Underwater blast facility at proving ground questioned Lawmakers say military is rushing environmental review of project.


The Army and Navy want to build a test facility at Aberdeen Proving Ground that officials say is important to the development of the Seawolf attack submarine, but local lawmakers and others claim the military is rushing an environmental review of the project.

The $22 million project proposed to be built along the Bush River would be used to ensure that submarines and other warships can withstand the shock of large explosions from mines and bombs in combat. Such tests are mandated by Congress, Navy officials say.

Army and Navy officials call the Underwater Explosions Test Facility -- a 920-foot-wide, 150-foot-deep pond -- an "environmental enhancement" because it removes such testing from natural waterways. But some lawmakers, scientists and others say they need more time to ensure that the project does not harm endangered bald eagles at the Harford County proving ground as well as fish and other aquatic life in surrounding waterways.

Such tests had been conducted in the lower Chesapeake Bay near Norfolk, Va., the Gulf of Mexico near Key West, Fla., and the Pacific Ocean off California. Tests in the Chesapeake were halted in 1987 after a series of fish kills, and tests at the other sites have since been stopped after concerns were raised about risks to dolphins, sea turtles and other marine life.

Army officials at the proving ground prepared an environmental study of the project last month, concluding that it would cause no "significant" environmental harm.

"We look at this project as a very beneficial one for the environment," said Col. Roy E. Fouch, commander of the Army Combat Systems Test Activity at the proving ground. "It's going to be good for the Navy, good for us and good for the environment," he said yesterday.

It not only will create temporary construction jobs and millions of dollars in local contracts but also will add about 50 permanent jobs, Fouch said.

And, project manager Paul A. Tennant said, planners are proposing to build 100 acres of wetlands along the bay using soil dug during the pond construction.

Proving ground officials acknowledge that they are on a tight schedule to gain state and federal permits for the project in time to meet the Navy schedule to begin testing by late summer of 1992. The pond will take about a year to build, they said.

The proving ground built a smaller test pond in 1989, but it is not big enough to accommodate the large explosions the Navy says needs nor big enough to handle the submarine and ship sections to be tested.

Among those with concerns, Theresa M. Pierno, a Harford County Council member, said, "It's probably is better [than testing in natural waterways]. But let's make sure that we have done the necessary studies."

Andy Moser, an endangered species biologist with the U.S. Fish and Wildlife Service in Annapolis, said a two-sentence reference to bald eagles in the Army environmental study was "inadequate."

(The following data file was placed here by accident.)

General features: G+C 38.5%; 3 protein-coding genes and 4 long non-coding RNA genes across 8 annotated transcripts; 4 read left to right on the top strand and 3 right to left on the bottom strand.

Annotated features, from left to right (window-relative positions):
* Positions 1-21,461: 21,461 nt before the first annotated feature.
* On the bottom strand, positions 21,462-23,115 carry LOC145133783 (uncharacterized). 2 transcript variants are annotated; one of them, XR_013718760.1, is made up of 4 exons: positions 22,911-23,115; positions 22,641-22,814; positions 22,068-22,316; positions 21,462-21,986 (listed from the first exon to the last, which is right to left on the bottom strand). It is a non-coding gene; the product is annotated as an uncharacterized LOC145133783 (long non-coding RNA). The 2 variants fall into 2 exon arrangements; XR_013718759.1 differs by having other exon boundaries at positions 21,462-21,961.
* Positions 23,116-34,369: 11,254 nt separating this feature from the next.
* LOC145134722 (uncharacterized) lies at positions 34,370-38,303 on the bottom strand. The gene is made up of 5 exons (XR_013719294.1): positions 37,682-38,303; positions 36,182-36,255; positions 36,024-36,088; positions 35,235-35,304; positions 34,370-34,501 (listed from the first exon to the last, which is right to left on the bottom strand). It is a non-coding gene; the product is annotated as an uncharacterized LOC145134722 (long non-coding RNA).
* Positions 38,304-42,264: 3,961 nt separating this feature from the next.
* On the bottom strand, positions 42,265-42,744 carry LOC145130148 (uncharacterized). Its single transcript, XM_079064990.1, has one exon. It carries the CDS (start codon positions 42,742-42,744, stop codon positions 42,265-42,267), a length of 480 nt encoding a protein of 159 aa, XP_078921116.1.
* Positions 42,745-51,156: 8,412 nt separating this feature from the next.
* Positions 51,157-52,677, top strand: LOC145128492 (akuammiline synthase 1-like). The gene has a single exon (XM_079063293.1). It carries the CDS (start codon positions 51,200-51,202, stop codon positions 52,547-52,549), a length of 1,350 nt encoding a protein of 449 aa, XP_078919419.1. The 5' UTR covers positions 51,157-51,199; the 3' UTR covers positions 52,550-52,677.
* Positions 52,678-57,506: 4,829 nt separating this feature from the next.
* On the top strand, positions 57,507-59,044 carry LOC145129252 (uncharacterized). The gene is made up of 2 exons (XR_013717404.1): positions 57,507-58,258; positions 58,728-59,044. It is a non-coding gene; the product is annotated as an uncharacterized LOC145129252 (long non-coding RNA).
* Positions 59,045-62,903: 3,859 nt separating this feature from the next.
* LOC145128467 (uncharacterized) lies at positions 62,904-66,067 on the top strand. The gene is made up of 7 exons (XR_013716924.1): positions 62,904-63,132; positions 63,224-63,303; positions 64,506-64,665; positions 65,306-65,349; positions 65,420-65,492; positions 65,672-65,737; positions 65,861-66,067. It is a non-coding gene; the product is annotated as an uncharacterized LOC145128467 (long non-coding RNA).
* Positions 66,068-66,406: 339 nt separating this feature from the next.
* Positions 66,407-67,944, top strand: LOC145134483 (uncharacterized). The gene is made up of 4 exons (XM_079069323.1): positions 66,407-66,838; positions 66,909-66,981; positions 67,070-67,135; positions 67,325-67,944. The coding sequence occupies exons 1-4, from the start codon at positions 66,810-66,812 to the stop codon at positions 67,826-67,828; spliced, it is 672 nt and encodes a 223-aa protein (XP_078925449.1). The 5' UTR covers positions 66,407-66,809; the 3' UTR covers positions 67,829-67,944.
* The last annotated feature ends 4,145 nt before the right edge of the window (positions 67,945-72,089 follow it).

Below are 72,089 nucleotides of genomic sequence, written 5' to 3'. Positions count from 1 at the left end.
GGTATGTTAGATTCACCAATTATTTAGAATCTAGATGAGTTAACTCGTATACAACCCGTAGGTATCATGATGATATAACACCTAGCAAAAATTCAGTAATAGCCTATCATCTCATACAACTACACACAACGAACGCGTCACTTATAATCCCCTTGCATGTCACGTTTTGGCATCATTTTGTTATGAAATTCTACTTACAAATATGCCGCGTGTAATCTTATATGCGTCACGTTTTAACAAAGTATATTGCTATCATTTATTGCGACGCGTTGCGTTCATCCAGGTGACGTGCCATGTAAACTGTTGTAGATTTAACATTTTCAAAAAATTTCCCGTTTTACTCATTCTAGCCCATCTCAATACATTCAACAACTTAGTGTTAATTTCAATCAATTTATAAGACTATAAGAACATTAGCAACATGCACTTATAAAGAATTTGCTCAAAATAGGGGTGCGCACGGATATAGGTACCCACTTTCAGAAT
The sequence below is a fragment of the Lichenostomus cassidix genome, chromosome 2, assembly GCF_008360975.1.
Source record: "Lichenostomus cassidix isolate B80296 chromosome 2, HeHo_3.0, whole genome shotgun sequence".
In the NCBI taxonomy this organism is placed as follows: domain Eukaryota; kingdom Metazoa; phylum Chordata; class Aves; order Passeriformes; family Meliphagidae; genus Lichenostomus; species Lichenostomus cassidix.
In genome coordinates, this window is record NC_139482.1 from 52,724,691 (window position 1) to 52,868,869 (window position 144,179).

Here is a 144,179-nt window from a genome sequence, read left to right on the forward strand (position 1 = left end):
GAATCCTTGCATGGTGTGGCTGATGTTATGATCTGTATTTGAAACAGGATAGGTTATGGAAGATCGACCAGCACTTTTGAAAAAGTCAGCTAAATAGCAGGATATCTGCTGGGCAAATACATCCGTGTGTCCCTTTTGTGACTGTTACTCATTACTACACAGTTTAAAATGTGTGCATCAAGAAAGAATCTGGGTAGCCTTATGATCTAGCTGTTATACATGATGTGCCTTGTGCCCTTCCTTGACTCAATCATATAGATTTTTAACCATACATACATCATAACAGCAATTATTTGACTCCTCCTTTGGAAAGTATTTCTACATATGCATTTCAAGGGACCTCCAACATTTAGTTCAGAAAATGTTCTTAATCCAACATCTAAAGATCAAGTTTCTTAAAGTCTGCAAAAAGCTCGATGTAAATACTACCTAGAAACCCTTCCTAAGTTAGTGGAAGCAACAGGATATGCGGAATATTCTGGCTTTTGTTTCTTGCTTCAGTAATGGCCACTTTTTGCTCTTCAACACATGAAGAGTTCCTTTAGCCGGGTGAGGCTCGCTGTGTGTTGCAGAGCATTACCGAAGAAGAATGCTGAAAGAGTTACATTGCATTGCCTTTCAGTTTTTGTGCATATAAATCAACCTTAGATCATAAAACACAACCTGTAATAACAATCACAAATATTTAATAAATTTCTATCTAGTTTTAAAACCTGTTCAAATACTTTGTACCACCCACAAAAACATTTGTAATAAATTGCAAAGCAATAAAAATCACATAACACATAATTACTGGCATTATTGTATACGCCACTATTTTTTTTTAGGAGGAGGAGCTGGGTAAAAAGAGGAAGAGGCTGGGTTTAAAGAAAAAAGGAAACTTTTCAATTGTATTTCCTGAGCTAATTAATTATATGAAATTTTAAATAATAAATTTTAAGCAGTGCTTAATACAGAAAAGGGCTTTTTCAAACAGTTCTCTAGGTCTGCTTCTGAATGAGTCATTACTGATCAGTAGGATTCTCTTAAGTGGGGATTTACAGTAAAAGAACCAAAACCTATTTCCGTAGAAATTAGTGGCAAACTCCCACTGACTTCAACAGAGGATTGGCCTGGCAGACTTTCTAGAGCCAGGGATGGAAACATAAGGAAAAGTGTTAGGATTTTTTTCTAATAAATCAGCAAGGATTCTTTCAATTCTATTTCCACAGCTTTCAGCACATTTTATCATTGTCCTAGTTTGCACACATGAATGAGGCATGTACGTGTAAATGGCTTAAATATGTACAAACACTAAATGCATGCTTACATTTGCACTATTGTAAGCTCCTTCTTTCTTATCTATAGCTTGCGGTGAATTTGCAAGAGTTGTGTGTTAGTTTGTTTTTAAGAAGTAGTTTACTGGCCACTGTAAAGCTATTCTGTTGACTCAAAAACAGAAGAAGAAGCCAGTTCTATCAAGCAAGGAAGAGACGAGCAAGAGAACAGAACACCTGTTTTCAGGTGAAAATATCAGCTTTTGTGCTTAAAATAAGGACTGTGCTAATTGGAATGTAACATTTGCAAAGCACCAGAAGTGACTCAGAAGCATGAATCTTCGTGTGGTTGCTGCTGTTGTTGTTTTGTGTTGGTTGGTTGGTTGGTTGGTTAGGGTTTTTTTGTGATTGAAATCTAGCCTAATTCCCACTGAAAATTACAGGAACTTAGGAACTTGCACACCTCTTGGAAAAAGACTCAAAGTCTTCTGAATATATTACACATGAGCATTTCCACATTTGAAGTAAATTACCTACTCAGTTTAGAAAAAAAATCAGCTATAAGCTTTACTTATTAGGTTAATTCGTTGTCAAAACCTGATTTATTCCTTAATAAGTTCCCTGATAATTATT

"They haven't done their homework," he said.

"We haven't said we are against this," said Pam Serino, an environmental scientist at the proving ground who also is director of the Conservation Federation of Maryland, a state affiliate of the National Wildlife Federation. "We are saying, 'slow down.' "

Serino is not associated with the test project and did not participate in the environmental study.

In response to concerns that more time is needed for an environmental review, the proving ground has extended the public comment period until June 28 and agreed to hold a public meeting on the project June 18.

Also, the project will be on the agenda Tuesday during at a public briefing on environmental issues given for Maj. Gen. George H. Akin, the proving ground's commander, and local and state political leaders.

Proving ground officials say the 60-acre site proposed for the pond, a large field with some wetland areas, has been used for decades for mine and bomb testing. They say the closest eagle roosting area is about 2,000 yards away.

"There's been activity here for a long time," Jan Vanderhoff, an environmental protection specialist at the proving ground, said during a visit to the site yesterday.

The 72,000-acre proving ground, a major weapons-testing site for the Army and other Defense Department agencies, is home to as many as 100 bald eagles at certain times during the year. Some of the migratory birds nest there among expansive marshes and woodlands, and many others roost there in winter.

The birds seem to have gotten used to the din of constant weapons testing, but scientists say they don't know how much noise and human activity they can tolerate. The proving ground provides the best eagle habitat in the upper Chesapeake Bay, wildlife officials say.

Pierno and others also have raised questions about the possible environmental effects of a plan to dredge a channel in the Bush River to allow barges to transport full-scale submarine and ship parts to the pond. Those questioning the project want to make sure the dredging does not disturb pollutants that may be buried at the bottom of the river.

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